Introduction: Although rapid cooling and management of circulatory failure are crucial to the prevention of irreversible tissue damage and death in heatstroke, the evidence supporting the optimal cooling method and hemodynamic management has yet to be established.
Methods: A systematic review of all clinical studies published in Medline (1966 to 2006), CINAHL (Cumulative Index to Nursing & Allied Health Literature) (1982 to 2006), and Cochrane Database was performed using the OVID interface without language restriction. Search terms included heatstroke, sunstroke, and heat stress disorders.
Results: Fourteen articles reported populations subjected to cooling treatment for classic or exertional heatstroke and included data on cooling time, neurologic morbidity, or mortality. Five additional articles described invasive monitoring with central venous or pulmonary artery catheters. The four clinical trials and 15 observational studies covered a total of 556 patients. A careful analysis of the results obtained indicated that the cooling method based on conduction, namely immersion in iced water, was effective among young people, military personnel, and athletes with exertional heatstroke. There was no evidence to support the superiority of any one cooling technique in classic heatstroke. The effects of non-invasive, evaporative, or conductive-based cooling techniques, singly or combined, appeared to be comparable. No evidence of a specific endpoint temperature for safe cessation of cooling was found. The circulatory alterations in heatstroke were due mostly to a form of distributive shock associated with relative or absolute hypovolemia. Myocardial failure was found to be rare.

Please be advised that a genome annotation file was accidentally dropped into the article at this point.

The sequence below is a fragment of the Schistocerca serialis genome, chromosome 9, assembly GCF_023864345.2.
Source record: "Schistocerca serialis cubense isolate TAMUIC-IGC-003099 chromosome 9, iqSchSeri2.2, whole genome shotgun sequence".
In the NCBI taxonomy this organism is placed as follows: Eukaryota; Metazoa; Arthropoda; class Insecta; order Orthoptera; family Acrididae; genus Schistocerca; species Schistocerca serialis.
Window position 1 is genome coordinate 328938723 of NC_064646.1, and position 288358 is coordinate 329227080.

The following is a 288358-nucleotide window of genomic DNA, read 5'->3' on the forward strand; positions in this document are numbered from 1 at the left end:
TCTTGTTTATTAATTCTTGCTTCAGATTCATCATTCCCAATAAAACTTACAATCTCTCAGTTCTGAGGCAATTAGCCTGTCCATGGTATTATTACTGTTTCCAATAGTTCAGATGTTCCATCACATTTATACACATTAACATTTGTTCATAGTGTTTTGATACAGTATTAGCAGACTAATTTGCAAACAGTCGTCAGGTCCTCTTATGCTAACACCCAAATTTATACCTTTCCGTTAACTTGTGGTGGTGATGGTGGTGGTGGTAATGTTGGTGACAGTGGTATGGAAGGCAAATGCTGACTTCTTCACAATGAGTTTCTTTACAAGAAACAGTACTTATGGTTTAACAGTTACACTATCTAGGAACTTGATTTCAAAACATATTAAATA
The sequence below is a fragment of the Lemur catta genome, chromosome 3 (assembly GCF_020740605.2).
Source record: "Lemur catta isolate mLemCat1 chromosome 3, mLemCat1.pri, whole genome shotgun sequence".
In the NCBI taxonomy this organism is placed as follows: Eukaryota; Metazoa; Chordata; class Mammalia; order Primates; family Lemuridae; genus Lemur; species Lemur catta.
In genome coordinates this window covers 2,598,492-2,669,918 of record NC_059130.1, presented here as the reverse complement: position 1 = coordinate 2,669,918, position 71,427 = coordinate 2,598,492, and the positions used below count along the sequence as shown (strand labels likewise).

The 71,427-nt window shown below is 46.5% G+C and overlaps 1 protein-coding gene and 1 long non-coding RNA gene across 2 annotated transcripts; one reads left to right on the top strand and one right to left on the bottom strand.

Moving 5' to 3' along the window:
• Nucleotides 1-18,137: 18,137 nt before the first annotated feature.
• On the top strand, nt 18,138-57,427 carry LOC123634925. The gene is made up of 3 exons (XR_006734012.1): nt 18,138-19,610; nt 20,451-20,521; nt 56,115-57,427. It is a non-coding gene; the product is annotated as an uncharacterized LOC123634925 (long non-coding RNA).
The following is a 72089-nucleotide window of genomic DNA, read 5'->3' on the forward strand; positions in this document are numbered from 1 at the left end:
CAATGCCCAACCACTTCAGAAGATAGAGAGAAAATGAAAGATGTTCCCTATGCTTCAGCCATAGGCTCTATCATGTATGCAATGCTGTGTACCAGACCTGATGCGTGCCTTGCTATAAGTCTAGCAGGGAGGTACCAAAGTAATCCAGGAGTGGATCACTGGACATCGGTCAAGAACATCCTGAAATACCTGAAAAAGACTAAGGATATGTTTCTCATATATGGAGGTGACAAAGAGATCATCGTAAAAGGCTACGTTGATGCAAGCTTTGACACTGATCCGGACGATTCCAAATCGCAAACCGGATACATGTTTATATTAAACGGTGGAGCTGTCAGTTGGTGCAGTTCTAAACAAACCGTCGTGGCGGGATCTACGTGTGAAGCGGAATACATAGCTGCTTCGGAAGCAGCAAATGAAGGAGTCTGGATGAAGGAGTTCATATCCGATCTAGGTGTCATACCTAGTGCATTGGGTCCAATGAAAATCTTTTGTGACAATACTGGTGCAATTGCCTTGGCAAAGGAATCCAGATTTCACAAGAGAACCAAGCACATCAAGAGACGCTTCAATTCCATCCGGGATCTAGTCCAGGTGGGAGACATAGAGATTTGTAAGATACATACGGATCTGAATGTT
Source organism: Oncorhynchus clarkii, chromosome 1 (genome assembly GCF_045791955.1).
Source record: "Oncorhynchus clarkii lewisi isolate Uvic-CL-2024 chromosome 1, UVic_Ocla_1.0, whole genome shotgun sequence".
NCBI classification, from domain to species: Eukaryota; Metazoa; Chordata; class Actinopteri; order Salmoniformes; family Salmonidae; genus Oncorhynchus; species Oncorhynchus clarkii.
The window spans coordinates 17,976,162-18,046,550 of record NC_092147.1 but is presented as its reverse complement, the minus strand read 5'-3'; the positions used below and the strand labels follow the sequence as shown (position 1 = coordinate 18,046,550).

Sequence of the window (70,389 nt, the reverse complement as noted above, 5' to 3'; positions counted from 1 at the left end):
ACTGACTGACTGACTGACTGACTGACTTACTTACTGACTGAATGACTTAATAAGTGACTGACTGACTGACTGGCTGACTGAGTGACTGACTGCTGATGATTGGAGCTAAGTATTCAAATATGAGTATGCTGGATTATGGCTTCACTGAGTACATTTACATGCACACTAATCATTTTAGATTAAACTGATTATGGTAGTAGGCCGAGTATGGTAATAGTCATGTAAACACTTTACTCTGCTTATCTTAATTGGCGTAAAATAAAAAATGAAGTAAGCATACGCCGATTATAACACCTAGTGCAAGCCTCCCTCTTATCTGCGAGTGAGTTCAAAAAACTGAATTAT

Conclusion: A systematic review of the literature failed to identify reliable clinical data on the optimum treatment of heatstroke. Nonetheless, the findings of this study could serve as a framework for preliminary recommendations in cooling and hemodynamic management of heatstroke until more evidence-based data are generated.